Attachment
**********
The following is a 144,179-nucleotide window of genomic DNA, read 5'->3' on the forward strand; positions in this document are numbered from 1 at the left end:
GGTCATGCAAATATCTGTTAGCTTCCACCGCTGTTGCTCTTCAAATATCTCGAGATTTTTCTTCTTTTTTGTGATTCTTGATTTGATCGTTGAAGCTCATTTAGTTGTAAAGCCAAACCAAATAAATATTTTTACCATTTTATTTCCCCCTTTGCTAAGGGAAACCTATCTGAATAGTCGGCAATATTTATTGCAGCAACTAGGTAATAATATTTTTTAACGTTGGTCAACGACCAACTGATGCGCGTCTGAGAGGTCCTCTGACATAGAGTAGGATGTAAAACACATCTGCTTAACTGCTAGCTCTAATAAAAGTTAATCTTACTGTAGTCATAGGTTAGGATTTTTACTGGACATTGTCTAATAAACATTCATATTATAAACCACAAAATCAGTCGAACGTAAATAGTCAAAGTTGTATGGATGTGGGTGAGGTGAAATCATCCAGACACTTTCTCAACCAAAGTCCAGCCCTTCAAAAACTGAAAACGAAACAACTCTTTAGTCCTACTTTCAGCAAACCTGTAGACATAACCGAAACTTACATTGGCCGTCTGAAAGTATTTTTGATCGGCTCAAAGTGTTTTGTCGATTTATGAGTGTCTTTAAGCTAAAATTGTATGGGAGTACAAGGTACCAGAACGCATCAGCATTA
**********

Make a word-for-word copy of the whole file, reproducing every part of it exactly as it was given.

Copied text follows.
The following is a 144,179-nucleotide window of genomic DNA, read 5'->3' on the forward strand; positions in this document are numbered from 1 at the left end:
GGTCATGCAAATATCTGTTAGCTTCCACCGCTGTTGCTCTTCAAATATCTCGAGATTTTTCTTCTTTTTTGTGATTCTTGATTTGATCGTTGAAGCTCATTTAGTTGTAAAGCCAAACCAAATAAATATTTTTACCATTTTATTTCCCCCTTTGCTAAGGGAAACCTATCTGAATAGTCGGCAATATTTATTGCAGCAACTAGGTAATAATATTTTTTAACGTTGGTCAACGACCAACTGATGCGCGTCTGAGAGGTCCTCTGACATAGAGTAGGATGTAAAACACATCTGCTTAACTGCTAGCTCTAATAAAAGTTAATCTTACTGTAGTCATAGGTTAGGATTTTTACTGGACATTGTCTAATAAACATTCATATTATAAACCACAAAATCAGTCGAACGTAAATAGTCAAAGTTGTATGGATGTGGGTGAGGTGAAATCATCCAGACACTTTCTCAACCAAAGTCCAGCCCTTCAAAAACTGAAAACGAAACAACTCTTTAGTCCTACTTTCAGCAAACCTGTAGACATAACCGAAACTTACATTGGCCGTCTGAAAGTATTTTTGATCGGCTCAAAGTGTTTTGTCGATTTATGAGTGTCTTTAAGCTAAAATTGTATGGGAGTACAAGGTACCAGAACGCATCAGCATTA